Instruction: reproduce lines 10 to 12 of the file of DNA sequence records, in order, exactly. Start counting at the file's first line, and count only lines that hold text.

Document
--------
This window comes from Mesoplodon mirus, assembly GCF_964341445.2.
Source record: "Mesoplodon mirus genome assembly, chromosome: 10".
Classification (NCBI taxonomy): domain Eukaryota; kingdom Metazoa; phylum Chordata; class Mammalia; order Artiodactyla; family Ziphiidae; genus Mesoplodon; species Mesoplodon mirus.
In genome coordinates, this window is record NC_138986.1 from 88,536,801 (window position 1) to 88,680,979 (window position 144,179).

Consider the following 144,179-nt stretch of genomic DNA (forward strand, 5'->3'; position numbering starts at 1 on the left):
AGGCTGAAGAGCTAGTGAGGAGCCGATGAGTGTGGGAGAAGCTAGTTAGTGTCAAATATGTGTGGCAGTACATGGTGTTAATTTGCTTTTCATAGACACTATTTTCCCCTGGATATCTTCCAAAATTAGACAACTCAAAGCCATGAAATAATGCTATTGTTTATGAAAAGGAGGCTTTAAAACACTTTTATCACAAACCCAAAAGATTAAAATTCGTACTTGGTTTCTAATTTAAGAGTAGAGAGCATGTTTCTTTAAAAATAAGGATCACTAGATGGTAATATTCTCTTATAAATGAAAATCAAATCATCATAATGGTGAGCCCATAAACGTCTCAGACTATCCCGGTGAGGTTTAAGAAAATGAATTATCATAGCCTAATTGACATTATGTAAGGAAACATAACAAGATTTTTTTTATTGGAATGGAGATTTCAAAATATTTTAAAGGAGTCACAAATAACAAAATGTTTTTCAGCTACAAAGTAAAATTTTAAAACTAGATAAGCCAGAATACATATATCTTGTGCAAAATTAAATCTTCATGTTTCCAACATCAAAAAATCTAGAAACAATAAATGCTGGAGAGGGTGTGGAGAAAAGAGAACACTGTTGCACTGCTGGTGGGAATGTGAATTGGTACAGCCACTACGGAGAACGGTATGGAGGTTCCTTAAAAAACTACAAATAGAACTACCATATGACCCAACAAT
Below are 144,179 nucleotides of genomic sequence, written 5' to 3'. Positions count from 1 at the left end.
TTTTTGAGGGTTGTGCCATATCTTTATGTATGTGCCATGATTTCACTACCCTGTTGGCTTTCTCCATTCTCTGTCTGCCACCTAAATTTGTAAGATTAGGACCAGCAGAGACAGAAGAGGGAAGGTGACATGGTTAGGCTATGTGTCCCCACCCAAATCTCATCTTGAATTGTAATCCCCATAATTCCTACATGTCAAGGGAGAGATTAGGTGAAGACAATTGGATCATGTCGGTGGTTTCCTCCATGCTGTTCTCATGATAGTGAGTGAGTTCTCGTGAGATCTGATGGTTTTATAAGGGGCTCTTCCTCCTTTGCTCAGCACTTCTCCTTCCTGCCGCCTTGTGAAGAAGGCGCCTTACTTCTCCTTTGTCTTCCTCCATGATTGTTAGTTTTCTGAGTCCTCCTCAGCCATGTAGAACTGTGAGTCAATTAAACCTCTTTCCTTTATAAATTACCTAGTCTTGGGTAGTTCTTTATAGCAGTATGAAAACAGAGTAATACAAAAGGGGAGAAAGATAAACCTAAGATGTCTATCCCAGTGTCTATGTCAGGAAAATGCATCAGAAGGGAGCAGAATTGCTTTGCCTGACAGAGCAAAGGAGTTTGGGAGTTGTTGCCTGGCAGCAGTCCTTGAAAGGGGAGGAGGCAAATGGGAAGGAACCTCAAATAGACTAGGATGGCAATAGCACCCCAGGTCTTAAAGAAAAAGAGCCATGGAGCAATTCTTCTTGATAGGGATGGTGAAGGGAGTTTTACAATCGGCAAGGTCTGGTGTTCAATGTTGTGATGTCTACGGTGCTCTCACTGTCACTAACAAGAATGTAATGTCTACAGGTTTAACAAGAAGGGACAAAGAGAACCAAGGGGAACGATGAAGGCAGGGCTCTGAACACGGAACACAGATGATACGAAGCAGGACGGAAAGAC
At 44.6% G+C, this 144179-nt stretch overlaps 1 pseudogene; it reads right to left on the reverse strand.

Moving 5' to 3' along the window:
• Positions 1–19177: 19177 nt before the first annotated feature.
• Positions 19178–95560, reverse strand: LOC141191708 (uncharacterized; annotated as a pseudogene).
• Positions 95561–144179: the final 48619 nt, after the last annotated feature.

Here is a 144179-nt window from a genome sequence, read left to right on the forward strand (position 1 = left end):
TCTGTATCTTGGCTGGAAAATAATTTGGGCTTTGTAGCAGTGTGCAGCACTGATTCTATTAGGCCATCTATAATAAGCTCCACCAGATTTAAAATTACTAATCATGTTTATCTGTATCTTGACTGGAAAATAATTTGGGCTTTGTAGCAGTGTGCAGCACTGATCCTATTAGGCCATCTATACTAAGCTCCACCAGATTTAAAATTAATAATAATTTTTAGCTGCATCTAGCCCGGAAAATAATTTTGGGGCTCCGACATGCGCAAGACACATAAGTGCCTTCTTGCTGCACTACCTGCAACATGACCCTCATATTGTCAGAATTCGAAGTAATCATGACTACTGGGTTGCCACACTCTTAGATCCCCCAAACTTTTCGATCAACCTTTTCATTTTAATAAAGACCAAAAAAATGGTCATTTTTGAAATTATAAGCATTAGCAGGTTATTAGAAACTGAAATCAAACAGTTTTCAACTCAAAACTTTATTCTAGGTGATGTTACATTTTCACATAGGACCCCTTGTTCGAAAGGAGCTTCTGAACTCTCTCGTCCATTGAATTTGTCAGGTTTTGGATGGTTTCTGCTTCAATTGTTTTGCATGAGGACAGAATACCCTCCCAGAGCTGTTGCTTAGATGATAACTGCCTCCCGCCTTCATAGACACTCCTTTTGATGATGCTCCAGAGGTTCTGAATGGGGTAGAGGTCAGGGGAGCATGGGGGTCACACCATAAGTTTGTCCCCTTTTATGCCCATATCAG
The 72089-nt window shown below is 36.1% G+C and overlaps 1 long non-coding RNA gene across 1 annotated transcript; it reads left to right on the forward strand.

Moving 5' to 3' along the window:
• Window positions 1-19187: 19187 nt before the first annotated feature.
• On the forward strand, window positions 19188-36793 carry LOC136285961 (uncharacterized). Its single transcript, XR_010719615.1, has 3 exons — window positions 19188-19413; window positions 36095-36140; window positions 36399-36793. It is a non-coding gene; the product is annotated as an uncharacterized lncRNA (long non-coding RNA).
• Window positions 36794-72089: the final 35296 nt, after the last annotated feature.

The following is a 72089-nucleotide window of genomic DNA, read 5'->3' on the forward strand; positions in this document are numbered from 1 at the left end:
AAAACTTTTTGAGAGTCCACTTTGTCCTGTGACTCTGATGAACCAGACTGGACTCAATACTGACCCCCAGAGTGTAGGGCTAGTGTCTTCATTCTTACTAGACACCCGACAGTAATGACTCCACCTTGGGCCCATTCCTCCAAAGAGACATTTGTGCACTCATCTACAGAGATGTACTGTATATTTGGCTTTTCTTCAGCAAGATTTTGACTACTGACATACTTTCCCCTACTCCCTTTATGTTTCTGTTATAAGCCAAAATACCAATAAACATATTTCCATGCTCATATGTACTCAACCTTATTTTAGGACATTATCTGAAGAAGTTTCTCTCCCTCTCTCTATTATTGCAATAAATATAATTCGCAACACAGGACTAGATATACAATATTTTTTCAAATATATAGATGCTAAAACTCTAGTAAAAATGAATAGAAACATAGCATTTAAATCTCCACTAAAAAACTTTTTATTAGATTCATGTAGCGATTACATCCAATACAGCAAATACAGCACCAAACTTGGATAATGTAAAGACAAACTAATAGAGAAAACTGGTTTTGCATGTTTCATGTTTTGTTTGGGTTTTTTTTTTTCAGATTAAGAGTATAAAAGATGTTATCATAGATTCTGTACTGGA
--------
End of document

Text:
Moving 5' to 3' along the window:
• Positions 1–19177: 19177 nt before the first annotated feature.
• Positions 19178–95560, reverse strand: LOC141191708 (uncharacterized; annotated as a pseudogene).